Sometime between 1900 and 1905, most logically, Mary had moved to Alaska with her husband. He most likely worked in the fishing industry and she worked as a laundress. They left their young daughter Carrie Louise with her mother. However, Mary’s husband died. Mary initially tried to get by as a laundress, but realized there was more money to be made elsewhere. Mary converted her home into a “bawdy” house, at first in Petersburg and later opened another in Ketchikan. One house turned into two, into three. She invested her money well and purchased other properties around Ketchikan.

In 1910, while she owned her bawdy house in Petersburg she was targeted by an unethical unfair local attorney who charged and prosecuted her for selling liquor illegally out of her bawdy house, when other men around her were doing the same thing. The towns people, mostly men, rallied to her side! I’m sure the reason for that wasn’t just out of the kindness of their hearts, nor because of Mary’s kindness. Although Mary, or “Black Mary” as she is still known in local legend and lore in Ketchikan, AK, was a popular woman about town because of her kindness. She was known to be fair to the women she employed and “a kind soul to those in need.”(

Mary had an imposing form, barely 5 ft and over 250 lbs. She was known for being a “big woman,” which eventually contributed to her death in 1925. When she died she was found by a friend, Olaf Oleson, and the sheriff sitting slumped over in a chair. A memoir written by Dolly Arthur, one of her former “girls,” said Mary had a bundle of money lying in her lap when she was found, that she had been counting when she died. I suspect this to be legend. Her estate inventory listed only $100 in cash. So if she was counting money, it wasn’t that big of a wad!

When she died, her family was called. Alma is the one who went to Alaska to deal with her Aunt’s estate. Carrie Louise was listed as Mary’s heir, but she did not go to Alaska. Alma was the informant on Mary’s death certificate and Alma took care of the burial of her aunt’s remains. Perhaps there was tension or bitterness between Mary and her daughter? A sense of abandonment. We may never know this little bit of the story. However, Mary died a wealthy woman. She owned five properties in Alaska at the time of her death and all five were left to her daughter Carrie Louise.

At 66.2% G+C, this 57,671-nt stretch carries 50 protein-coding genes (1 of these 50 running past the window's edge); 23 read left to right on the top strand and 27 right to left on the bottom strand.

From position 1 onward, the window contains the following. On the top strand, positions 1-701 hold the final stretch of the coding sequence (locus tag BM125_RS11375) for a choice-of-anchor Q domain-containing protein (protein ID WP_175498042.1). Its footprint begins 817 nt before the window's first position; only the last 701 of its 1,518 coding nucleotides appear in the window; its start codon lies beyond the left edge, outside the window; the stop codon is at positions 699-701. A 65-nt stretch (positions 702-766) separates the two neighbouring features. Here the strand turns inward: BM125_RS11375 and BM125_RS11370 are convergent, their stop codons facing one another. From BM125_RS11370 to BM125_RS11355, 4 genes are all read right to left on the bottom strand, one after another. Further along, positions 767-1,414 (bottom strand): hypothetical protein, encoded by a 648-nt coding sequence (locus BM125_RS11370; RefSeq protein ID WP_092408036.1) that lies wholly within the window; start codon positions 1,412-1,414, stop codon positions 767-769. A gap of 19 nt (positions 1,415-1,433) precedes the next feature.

Where was Josie getting her money? Is the riddle answered? It seems incredibly plausible and highly likely that Mary was sending her sister money: money for college tuition, money to back the free clinic, money to raise her daughter. These women were sisters, both described as being kind and charitable. They had the exact same start to life. They both got married, had daughters and then their husbands died leaving them alone and necessitating that they carve a new future for themselves with only their individual strength of character and tenacity. Josie’s contribution to society in general is perceived as better, when Mary’s was scandalous. Of course, was it possible one contribution couldn’t exist without the assistance of the other? Mary’s contribution to Josie’s story is incredible, whether it was with something tangible like cash or just the scandalous interest it adds!

Mary taught me a valuable lesson. Never assume. I assumed she was dead. Then I assumed she wouldn’t move to Alaska. Both of these assumptions but barriers up. I couldn’t find her because I blocked my own path! Here is the thing with a good story, every detail that emerges creates more questions. Like, did Nettie Napier and Mattie Scott (a ministers wife) know that the lady they were hosting in their house, their friend’s sister from Alaska was a prostitute? Surely not. What backstory was given? Was Josie nervous to have her sister visit? Did Josie ever visit Alaska? The missing details are what keep me searching. Solving the riddles.


The featured image is owned by Tongass Historical Society, the two houses pictured are #4 and #5 Creek St. in Ketchikan. Mary’s bawdy house was #5 and it is still standing!

2 thoughts on “Mary